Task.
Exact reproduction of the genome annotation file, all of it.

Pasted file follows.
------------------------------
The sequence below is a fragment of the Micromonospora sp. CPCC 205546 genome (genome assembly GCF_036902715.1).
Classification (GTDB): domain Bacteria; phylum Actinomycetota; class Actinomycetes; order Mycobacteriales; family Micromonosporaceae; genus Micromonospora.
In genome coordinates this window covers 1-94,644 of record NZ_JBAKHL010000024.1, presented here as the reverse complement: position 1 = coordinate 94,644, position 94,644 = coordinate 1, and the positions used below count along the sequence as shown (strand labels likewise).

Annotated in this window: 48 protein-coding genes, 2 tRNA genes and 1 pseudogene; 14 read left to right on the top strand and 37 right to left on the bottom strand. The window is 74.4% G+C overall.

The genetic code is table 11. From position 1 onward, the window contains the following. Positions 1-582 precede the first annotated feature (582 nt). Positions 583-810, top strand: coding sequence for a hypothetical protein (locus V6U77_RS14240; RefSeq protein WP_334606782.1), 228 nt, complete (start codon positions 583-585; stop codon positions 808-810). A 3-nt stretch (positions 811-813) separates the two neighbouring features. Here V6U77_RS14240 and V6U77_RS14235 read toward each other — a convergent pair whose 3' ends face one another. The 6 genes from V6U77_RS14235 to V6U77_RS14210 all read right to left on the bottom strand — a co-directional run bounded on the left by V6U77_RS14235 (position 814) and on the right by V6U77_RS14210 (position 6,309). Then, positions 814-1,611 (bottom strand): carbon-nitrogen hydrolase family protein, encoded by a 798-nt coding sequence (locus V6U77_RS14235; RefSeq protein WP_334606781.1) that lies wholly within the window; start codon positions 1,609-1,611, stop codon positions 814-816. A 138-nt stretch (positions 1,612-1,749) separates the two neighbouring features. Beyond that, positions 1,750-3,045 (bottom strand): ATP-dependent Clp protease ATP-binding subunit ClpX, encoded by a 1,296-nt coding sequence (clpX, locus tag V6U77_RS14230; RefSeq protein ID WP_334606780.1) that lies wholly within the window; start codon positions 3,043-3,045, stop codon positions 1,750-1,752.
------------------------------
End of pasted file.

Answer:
The sequence below is a fragment of the Micromonospora sp. CPCC 205546 genome (genome assembly GCF_036902715.1).
Classification (GTDB): domain Bacteria; phylum Actinomycetota; class Actinomycetes; order Mycobacteriales; family Micromonosporaceae; genus Micromonospora.
In genome coordinates this window covers 1-94,644 of record NZ_JBAKHL010000024.1, presented here as the reverse complement: position 1 = coordinate 94,644, position 94,644 = coordinate 1, and the positions used below count along the sequence as shown (strand labels likewise).

Annotated in this window: 48 protein-coding genes, 2 tRNA genes and 1 pseudogene; 14 read left to right on the top strand and 37 right to left on the bottom strand. The window is 74.4% G+C overall.

The genetic code is table 11. From position 1 onward, the window contains the following. Positions 1-582 precede the first annotated feature (582 nt). Positions 583-810, top strand: coding sequence for a hypothetical protein (locus V6U77_RS14240; RefSeq protein WP_334606782.1), 228 nt, complete (start codon positions 583-585; stop codon positions 808-810). A 3-nt stretch (positions 811-813) separates the two neighbouring features. Here V6U77_RS14240 and V6U77_RS14235 read toward each other — a convergent pair whose 3' ends face one another. The 6 genes from V6U77_RS14235 to V6U77_RS14210 all read right to left on the bottom strand — a co-directional run bounded on the left by V6U77_RS14235 (position 814) and on the right by V6U77_RS14210 (position 6,309). Then, positions 814-1,611 (bottom strand): carbon-nitrogen hydrolase family protein, encoded by a 798-nt coding sequence (locus V6U77_RS14235; RefSeq protein WP_334606781.1) that lies wholly within the window; start codon positions 1,609-1,611, stop codon positions 814-816. A 138-nt stretch (positions 1,612-1,749) separates the two neighbouring features. Beyond that, positions 1,750-3,045 (bottom strand): ATP-dependent Clp protease ATP-binding subunit ClpX, encoded by a 1,296-nt coding sequence (clpX, locus tag V6U77_RS14230; RefSeq protein ID WP_334606780.1) that lies wholly within the window; start codon positions 3,043-3,045, stop codon positions 1,750-1,752.